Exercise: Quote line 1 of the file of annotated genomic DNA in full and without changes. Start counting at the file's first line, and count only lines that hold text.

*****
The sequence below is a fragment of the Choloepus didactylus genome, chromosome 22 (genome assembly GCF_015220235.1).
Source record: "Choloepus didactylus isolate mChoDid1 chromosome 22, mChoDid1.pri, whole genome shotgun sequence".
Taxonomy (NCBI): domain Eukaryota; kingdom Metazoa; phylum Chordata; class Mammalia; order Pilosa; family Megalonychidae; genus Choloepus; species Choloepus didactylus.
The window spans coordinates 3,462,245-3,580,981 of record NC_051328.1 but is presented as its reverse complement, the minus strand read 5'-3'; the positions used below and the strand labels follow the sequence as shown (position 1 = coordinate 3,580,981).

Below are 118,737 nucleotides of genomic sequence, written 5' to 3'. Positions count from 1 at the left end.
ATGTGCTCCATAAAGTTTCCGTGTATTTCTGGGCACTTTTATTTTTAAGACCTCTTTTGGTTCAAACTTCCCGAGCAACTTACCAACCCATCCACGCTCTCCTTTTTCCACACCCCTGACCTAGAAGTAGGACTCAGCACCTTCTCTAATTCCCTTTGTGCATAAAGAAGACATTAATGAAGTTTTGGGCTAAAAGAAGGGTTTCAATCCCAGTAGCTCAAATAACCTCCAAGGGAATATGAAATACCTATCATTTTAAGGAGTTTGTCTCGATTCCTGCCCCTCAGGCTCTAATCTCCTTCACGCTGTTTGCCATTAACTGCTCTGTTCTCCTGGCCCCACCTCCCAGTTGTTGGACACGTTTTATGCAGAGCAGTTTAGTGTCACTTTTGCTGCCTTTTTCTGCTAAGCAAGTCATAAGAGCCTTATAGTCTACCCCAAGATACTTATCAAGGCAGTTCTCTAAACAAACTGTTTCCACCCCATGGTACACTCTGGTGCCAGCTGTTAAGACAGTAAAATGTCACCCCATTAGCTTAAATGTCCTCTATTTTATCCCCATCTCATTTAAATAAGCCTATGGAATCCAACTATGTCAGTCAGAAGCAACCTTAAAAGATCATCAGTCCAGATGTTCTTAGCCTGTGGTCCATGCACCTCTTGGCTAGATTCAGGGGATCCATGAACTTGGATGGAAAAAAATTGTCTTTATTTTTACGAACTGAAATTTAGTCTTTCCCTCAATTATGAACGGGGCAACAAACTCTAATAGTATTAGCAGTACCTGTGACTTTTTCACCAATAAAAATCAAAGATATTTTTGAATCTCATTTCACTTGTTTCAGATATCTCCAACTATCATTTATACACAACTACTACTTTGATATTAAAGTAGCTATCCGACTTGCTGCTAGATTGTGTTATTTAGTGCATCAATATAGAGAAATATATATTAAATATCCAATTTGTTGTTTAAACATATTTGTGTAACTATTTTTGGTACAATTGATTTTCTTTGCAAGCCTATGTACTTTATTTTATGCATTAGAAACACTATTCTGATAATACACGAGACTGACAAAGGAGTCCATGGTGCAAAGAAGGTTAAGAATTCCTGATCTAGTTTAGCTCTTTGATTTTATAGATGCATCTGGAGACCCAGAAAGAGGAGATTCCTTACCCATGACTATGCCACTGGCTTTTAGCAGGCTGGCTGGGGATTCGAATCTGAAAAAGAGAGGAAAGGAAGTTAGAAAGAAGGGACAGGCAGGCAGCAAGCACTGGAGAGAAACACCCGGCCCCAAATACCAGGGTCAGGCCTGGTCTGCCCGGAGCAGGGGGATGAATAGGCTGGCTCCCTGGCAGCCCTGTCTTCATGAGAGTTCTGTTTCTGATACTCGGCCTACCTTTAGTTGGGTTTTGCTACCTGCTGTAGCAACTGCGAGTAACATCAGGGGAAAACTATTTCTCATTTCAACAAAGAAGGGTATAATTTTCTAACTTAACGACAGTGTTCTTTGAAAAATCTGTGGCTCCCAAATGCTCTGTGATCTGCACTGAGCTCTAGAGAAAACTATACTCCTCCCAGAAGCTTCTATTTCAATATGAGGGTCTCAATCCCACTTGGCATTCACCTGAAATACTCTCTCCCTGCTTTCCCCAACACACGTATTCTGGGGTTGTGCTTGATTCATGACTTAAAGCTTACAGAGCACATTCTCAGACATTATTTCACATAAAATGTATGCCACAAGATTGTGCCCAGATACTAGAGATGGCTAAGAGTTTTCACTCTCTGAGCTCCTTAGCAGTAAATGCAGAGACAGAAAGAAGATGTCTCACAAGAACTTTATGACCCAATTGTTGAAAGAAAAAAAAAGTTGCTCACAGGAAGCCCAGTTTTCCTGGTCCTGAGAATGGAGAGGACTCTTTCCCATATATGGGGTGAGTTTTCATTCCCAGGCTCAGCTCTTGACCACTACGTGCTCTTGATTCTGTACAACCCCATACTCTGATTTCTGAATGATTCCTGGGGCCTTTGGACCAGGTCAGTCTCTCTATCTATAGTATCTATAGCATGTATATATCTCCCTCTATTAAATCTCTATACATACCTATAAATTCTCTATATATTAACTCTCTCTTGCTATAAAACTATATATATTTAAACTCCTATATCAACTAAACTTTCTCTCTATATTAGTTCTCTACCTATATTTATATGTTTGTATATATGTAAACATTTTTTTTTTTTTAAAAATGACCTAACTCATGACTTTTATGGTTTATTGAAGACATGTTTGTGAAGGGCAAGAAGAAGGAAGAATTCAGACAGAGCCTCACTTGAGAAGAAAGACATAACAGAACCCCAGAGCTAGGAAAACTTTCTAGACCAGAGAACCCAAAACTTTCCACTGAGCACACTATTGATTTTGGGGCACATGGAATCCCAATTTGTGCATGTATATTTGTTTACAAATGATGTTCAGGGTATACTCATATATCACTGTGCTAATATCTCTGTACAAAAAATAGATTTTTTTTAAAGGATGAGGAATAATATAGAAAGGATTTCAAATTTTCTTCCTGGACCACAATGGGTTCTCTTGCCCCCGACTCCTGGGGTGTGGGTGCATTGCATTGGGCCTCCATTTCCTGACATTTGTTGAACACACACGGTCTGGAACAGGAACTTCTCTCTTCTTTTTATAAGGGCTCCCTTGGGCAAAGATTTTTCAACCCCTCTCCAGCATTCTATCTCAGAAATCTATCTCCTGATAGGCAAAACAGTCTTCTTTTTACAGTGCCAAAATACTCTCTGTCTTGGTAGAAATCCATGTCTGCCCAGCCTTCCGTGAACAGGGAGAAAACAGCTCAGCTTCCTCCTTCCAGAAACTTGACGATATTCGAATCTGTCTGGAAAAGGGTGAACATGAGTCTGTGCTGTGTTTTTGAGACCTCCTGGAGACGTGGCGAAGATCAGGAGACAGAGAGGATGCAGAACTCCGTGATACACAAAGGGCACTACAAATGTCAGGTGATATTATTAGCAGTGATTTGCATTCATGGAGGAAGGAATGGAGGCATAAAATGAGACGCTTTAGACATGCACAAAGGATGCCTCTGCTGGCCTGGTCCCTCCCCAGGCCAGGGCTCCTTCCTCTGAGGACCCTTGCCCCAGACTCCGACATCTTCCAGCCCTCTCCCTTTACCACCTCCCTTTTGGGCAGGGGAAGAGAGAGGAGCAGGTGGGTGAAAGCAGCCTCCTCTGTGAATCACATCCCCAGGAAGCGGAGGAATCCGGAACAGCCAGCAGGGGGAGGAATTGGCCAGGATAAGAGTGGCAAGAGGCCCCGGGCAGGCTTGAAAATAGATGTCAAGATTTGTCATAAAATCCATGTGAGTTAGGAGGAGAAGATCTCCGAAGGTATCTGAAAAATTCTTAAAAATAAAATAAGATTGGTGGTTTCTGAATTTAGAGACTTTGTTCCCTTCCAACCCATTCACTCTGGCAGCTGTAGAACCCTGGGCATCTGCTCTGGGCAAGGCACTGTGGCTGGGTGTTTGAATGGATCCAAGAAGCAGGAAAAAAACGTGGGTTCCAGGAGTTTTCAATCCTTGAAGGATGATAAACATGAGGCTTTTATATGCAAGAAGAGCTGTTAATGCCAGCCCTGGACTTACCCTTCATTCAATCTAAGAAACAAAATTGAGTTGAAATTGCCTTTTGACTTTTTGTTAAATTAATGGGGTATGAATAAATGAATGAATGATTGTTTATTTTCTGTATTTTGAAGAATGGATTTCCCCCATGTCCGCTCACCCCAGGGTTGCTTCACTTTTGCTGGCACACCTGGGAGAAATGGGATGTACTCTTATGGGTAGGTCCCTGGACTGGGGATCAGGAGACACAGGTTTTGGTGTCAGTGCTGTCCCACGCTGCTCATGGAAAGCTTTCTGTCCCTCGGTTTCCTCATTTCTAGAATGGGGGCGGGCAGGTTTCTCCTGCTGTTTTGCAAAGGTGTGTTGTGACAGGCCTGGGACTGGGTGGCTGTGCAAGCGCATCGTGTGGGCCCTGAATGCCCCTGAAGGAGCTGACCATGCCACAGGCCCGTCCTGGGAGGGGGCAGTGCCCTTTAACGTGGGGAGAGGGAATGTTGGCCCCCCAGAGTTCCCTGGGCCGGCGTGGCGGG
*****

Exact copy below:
The sequence below is a fragment of the Choloepus didactylus genome, chromosome 22 (genome assembly GCF_015220235.1).